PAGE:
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I am a medievalist and an adjunct college instructor in the humanities at Union College. My research includes medieval theologies of history, text/image relationships in visionary and mystical texts, and the writings of the twelfth-century Doctor of the Church, St. Hildegard of Bingen. I am also a translator of medieval Latin and German texts, especially as relate to my research. My translation of Hildegard's Book of Divine Works is available from Catholic University of America Press here. I completed a Master's in Medieval Studies at the University of Notre Dame in 2010, a Fulbright Fellowship in Germany in 2008, and a B.A. in Classics and German at Boston College in 2007.

Wednesday, December 25, 2013

O factura Dei (Symphonia R 405rb)

For Christmas, the Nativity of the Lord, a Verse on the Incarnation
by St. Hildegard of Bingen[1]

God enthroned upon
the mountain, with
Fear of the Lord (L)
& Poor in Spirit (R),
Scivias I.1.
Rupertsberg MS,
fol. 2r.
O factura Dei que es homo,
in magna sanctitate edificata es,
quia sancta divinitas
in humilitate celos penetravit.
O quam magna pietas est
quod in limo terre deitas claruit,    
et quod angeli Deo ministrantes
Deum in humanitate vident.
O what a work of God you are, O human,
forged and established in great holiness—
for now divinity most holy has
the heavens pierced in your humility.
How great indeed that loving kindness is,
as in the earthy clay the Godhead beamed,
the angels in their ministry to God
see now that God within humanity.

(Although Hildegard's musical notation for this piece does not survive, the following is a recording of a modern setting composed by Frank Ferko in his 1996 work, The Hildegard Motets):

How great indeed God’s loving kindness, that this dark night was banished long ago and heaven’s light pierced through the cloudy shades, to gleam and shine upon us and within us! The splendor of the angels is now but just a reflection of the godly Light that beams within humanity.

How wondrous is the handiwork of God, first to create the world by his own Word, and then with that Word now made flesh, to enter in, into that world! From all eternity our God, the source and summit of all that is, foreknew this everlasting moment when the eternal would meet with time, would open wide the finite bounds of heaven and earth and unite them all in his embrace of love.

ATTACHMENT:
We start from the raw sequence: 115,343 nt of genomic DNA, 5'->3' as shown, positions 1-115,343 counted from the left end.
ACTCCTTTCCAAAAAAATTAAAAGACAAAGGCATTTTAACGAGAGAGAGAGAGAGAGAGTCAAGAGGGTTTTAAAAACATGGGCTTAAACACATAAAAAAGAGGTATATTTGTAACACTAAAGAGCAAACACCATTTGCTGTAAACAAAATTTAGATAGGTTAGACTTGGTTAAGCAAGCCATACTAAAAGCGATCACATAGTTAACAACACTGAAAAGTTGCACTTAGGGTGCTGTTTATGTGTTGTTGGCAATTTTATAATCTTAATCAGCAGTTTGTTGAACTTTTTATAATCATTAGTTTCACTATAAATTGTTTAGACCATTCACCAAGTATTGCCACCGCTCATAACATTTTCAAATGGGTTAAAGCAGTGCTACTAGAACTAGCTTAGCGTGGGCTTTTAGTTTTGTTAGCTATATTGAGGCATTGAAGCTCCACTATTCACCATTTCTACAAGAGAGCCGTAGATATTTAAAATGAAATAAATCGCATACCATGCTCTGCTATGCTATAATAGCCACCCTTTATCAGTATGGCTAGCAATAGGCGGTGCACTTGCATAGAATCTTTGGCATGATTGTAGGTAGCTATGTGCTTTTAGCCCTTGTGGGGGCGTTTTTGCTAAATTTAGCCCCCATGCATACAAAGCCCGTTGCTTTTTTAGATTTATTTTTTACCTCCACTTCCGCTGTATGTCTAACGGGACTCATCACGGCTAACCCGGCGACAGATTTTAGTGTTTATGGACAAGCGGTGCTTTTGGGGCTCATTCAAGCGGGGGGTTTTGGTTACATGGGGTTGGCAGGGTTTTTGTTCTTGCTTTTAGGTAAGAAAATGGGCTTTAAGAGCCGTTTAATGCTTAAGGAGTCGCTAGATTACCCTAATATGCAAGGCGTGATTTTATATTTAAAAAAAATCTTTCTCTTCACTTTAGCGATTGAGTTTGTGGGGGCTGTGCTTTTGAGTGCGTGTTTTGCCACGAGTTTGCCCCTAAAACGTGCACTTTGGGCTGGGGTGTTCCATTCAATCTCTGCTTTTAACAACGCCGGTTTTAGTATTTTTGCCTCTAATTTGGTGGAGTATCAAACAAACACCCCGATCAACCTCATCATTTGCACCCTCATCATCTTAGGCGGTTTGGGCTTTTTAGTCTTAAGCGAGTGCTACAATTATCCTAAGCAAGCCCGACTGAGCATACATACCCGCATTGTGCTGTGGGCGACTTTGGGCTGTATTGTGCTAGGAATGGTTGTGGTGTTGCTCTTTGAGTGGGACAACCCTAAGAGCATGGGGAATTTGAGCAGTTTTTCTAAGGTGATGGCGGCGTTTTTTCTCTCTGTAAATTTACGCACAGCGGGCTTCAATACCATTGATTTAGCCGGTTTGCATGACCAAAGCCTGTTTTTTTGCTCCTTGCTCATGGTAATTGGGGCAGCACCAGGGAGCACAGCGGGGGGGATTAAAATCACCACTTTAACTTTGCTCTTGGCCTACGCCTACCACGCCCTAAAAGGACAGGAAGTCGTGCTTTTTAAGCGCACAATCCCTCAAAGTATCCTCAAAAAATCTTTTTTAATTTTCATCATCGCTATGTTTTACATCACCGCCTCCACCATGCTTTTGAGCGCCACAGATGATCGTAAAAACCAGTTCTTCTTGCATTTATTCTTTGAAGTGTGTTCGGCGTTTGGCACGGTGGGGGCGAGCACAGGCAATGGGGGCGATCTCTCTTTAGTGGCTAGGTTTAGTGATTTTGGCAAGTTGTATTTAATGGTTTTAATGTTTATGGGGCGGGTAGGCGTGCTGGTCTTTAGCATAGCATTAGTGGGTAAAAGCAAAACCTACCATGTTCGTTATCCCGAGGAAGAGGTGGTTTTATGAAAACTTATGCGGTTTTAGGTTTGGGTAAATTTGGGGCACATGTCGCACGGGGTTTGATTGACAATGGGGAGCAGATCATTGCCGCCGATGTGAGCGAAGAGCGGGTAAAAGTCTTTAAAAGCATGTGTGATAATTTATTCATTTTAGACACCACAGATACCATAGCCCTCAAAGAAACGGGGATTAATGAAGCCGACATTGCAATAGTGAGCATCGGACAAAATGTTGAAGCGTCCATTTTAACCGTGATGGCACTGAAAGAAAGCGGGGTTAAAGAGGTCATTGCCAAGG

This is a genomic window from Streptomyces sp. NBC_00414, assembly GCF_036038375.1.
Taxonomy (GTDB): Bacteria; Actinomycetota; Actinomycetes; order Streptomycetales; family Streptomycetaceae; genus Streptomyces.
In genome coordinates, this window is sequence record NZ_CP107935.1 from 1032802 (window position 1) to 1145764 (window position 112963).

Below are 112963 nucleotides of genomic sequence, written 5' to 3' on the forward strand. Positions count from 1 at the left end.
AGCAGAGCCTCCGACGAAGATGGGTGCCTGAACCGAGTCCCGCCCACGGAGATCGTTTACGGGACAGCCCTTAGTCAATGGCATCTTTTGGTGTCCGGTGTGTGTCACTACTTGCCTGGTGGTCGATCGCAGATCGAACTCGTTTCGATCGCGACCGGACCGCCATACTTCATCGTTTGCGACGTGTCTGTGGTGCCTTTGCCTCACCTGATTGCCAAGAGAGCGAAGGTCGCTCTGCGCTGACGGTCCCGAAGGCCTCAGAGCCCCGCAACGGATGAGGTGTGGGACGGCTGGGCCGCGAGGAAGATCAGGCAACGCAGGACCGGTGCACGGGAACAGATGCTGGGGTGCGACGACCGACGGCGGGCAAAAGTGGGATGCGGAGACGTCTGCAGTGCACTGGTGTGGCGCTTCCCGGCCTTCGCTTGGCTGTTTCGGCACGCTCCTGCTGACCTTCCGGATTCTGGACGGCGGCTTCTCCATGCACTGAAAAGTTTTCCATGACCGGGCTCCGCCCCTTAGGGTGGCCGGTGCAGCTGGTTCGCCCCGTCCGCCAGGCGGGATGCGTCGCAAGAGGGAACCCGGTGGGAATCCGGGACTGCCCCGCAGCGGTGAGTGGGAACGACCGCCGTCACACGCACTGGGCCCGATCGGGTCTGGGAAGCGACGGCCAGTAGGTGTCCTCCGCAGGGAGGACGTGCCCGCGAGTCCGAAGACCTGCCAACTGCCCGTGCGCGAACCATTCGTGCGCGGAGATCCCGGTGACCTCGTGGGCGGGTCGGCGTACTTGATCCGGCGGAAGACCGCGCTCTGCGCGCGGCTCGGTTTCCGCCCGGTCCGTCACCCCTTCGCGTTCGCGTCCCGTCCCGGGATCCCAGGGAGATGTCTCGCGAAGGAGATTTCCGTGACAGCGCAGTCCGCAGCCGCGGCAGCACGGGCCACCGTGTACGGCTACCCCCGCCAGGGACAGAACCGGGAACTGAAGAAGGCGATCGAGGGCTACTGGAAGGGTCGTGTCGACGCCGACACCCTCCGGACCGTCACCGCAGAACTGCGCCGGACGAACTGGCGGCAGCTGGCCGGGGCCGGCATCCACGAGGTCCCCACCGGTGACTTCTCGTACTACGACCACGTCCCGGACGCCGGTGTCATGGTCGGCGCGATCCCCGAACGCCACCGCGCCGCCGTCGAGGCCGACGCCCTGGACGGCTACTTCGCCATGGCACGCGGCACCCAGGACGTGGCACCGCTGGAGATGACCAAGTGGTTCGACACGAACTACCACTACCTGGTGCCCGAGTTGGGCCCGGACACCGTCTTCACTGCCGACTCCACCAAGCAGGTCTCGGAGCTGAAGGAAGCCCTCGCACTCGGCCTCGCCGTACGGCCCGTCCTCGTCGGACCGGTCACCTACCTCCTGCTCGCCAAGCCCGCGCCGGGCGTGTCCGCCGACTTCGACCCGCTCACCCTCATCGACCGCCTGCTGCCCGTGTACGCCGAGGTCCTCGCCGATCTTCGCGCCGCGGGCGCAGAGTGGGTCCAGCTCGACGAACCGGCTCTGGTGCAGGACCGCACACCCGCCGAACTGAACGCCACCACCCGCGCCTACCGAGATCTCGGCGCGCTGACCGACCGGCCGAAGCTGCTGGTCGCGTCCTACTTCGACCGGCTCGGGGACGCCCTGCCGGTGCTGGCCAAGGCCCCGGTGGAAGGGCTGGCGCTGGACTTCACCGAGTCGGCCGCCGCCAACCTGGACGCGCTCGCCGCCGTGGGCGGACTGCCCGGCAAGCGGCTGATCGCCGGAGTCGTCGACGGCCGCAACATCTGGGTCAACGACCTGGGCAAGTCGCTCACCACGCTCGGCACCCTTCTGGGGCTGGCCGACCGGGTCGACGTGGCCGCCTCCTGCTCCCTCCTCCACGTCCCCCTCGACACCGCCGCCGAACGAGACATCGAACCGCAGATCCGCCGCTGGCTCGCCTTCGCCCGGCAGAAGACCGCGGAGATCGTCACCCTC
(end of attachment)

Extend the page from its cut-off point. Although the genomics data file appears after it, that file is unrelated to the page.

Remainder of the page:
Knowledge of God (Scientia Dei)
Scivias III.4, Rupertsberg MS, fol. 146r.

Gloria in excelsis Deo, et in terra pax hominibus bonae voluntatis!
And, lo, the angel of the Lord came upon them, and the glory of the Lord shone round about them: and they were sore afraid. And the angel said unto them, “Fear not: for, behold, I bring you good tidings of great joy, which shall be to all people. For unto you is born this day in the city of David a Saviour, which is Christ the Lord. And this shall be a sign unto you; Ye shall find the babe wrapped in swaddling clothes, lying in a manger.” And suddenly there was with the angel a multitude of the heavenly host praising God, and saying, “Glory to God in the highest, and on earth peace, good will toward humankind.”
     —Luke 2:9-14
Et Verbum caro factum est, et habitavit in nobis: et vidimus gloriam eius,
gloriam quasi unigeniti a Patre, plenum gratiae et veritatis.
In the beginning was the Word, and the Word was with God, and the Word was God. The same was in the beginning with God. All things were made by him; and without him was not any thing made that was made. In him was life; and the life was the light of men. And the light shineth in darkness; and the darkness comprehended it not. (…) That was the true Light, which lighteth every man that cometh into the world. (…) And the Word was made flesh, and dwelt among us, and we beheld his glory, the glory as of the only begotten of the Father, full of grace and truth.
     —John 1:1-14

*  *  *

The first image above accompanies the opening vision of Hildegard’s Scivias in the Rupertsberg manuscript. It shows God, the One enthroned upon an iron-colored mountain (“the strength and stability of the eternal Kingdom of God”), his glory streaming with blinding brightness as “he rules the whole world with celestial divinity in the brilliance of unfading serenity” (Scivias I.1.1). He commissions Hildegard:

O human, who are the fragile dust of the earth and ashes of ashes! Cry out and speak of the entrance of pure salvation until those people are instructed, who, though they see the inmost contents of the Scriptures, do not wish to tell them or preach them, because they are lukewarm and sluggish in serving God’s justice. Unlock for them the enclosure of mysteries that they, timid as they are, conceal in a hidden and fruitless field. Burst forth into a fountain of abundance and overflow with mystical knowledge, until they who now think you contemptible because of Eve’s transgression are stirred up by the flood of your irrigation. For you have received your profound insight not from humans, but from the lofty and tremendous Judge on high, where this calmness will shine strongly with glorious light among the shining ones.

     —Scivias I.1, Vision[2]

The voice of this One enthroned then explains the meaning of the two figures at the foot of the mountain: